The Price of Pets

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The Price of Pets

It was storming the day I sprinted up my front porch steps to the sound of wailing fire engines, two trucks parked outside our house. To my surprise, I didn’t hear the screams from broken bones or see the splatter of bloodstains, but instead smelled the aroma of spaghetti and meatballs cooking on the stove, my mom passing out dishes to firefighters gathered around our kitchen table. I stood in the doorway, puzzled by our unexpected guests. Previously that morning, my dad had tried to rescue Elmo, one of our two white kittens, who decided it’d be best to hide in the smallest corner possible in our house, have a seizure, and roll around until he broke his hind leg. Attempting to rescue the trapped kitten, my dad had been viciously bitten and was currently in the emergency room awaiting his tetanus shot. I looked around at the ever-growing party in our family room, watching as neighbors and friends filed in through the doorway to see what had happened.

Pointing his thermal-detector at our unpainted kitchen walls, a firefighter stood on our Persian rug, explaining with utmost sincerity that in order to rescue the trapped kitten, he’d have to cut a hole through the ceiling, and remove him from above, since trying to get the cat out by methods of “grabbing” just ended up in hospital bills (500 dollars). My mom dialed my dad who was waiting in the emergency room, asking if it was okay that the firefighters cut another hole through our newly remodeled kitchen and living room. My dad’s panicked-stricken voice was heard loudly through the phone, “There is no way we’re having anyone cut a hole anywhere.” Especially since we’ve been in the process of remodeling our house for the past seven years, we couldn’t afford to sacrifice more construction on the only finished room in our home.

This wasn’t the first time Elmo had gotten into trouble. He’d had a history of running away and getting rescued. Within the first weeks of his arrival to our house, he and his twin brother Ernie had gotten lost in our bathroom cupboards. The following month, the two went missing for week to spend a nice vacation alone on the roof. During both incidents, I had sobbed until my eyes grew bloodshot and puffy, wondering why I didn’t just buy a couple goldfish in a stationary glass bowl.

And thus began our third operation, “Free the Feline,” which no one was motivated to begin. Our only incentive was to get Elmo out of the attic before he started to smell, which would create a rotting stench that would circulate throughout the vents for weeks. Unfortunately, the cat hadn’t died yet, and eventually my dad courageously returned from the hospital to battle Elmo for round two, this time fully prepared for the wrath of claws and screeching meows. With a newly bandaged hand, he successfully rescued Elmo and took him to the vet (250 dollars), bringing him home with medicine, and a heart patterned leg cast. The second time we took Elmo to the vet (250 dollars), was due to his increased seizures, and he again came home with new medicine. The last time we took Elmo to the vet (250 dollars), we decided it’d probably be best to donate him to a nice home for disabled and mentally impaired felines. However, Elmo was offered a full ride to UC Davis on an experimental basis scholarship, but he respectfully declined and instead enrolled himself into the vet full time for a twenty-four-seven crime watch, where he was surprisingly loved, petted and fed by veterinarians of all ages.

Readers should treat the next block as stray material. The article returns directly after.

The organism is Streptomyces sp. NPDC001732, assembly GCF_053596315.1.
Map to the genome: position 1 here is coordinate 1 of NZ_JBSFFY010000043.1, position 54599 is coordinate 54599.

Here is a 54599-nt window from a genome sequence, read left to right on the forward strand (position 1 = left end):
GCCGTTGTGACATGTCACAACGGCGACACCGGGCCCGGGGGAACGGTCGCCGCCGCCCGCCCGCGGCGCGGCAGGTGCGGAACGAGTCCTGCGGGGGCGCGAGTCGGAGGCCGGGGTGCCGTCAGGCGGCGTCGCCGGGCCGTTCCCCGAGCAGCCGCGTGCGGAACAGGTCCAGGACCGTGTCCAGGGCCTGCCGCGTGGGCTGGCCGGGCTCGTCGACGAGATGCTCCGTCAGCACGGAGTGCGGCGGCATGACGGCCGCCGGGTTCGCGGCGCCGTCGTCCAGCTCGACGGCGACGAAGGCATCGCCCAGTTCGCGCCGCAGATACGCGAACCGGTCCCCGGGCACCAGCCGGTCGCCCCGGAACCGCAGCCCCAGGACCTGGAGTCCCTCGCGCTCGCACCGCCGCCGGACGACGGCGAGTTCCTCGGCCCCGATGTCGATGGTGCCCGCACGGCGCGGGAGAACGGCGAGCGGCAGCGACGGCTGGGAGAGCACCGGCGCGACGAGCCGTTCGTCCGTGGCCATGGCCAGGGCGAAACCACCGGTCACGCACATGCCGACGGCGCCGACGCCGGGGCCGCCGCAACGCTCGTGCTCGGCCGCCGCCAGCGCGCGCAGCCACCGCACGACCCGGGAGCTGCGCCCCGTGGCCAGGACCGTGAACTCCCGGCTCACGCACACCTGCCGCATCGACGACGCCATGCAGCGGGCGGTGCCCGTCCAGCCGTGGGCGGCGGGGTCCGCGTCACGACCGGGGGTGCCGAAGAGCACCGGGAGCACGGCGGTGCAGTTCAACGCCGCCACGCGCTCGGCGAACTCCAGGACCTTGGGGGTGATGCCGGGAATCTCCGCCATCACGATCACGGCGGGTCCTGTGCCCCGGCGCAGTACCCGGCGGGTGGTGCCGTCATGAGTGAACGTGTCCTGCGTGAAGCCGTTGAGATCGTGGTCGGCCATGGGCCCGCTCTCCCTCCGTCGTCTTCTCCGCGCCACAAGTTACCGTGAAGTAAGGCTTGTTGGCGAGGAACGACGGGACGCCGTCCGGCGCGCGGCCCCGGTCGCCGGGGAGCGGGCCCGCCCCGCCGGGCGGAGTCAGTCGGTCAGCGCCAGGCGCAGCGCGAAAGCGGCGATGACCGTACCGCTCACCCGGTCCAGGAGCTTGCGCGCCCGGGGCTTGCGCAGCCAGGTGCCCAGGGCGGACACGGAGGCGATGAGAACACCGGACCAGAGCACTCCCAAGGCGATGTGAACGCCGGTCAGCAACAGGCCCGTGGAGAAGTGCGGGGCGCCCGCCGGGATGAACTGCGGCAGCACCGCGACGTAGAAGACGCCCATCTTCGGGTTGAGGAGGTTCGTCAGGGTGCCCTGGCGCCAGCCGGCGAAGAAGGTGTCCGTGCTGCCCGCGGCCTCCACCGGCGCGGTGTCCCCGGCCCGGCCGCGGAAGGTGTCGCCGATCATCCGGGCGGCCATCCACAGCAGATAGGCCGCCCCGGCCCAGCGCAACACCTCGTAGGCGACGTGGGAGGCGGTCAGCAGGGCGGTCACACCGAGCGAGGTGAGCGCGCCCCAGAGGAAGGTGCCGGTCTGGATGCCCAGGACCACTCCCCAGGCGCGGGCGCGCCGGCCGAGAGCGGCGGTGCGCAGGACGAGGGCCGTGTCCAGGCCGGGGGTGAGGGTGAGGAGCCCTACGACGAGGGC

Astonishingly, a year ago, an older woman (who had no idea of what she was getting into), adopted Elmo from the vet. Surprisingly, she could afford all his seizure medication and had the heart to tolerate the diseased cat. This left the Archer household with Ernie, who had taken after his brother by enjoying long walks on the roof, playing fetch and throwing up underneath the piano.

In total, the cat bill doubled more than my dad’s emergency room bill, and our family learned our lesson about spending money on pets. A hamster is a man’s best friend, but is it really worth to spend 3,282 dollars on his intervertebral disc disease? However much you love that furry feline or slithering lizard, spending your last couple months’ paychecks to have your pet go through extensive surgery is flat out ridiculous. The costs of medical pet bills are more expensive than humans going to the emergency room. In a society where we have to watch our pennies and keep an eye on the economy, spending those extra bills to send Thumper or Mr. Whiskers to the vet to operate on their ruptured bile duct is worth neither the time, nor the money.

After the fire department had left, along with the humane society, family, and friends, there wasn’t a better way to end the night then watching our tall redwood tree crash across the backyard, flattening our newly planted gardenias.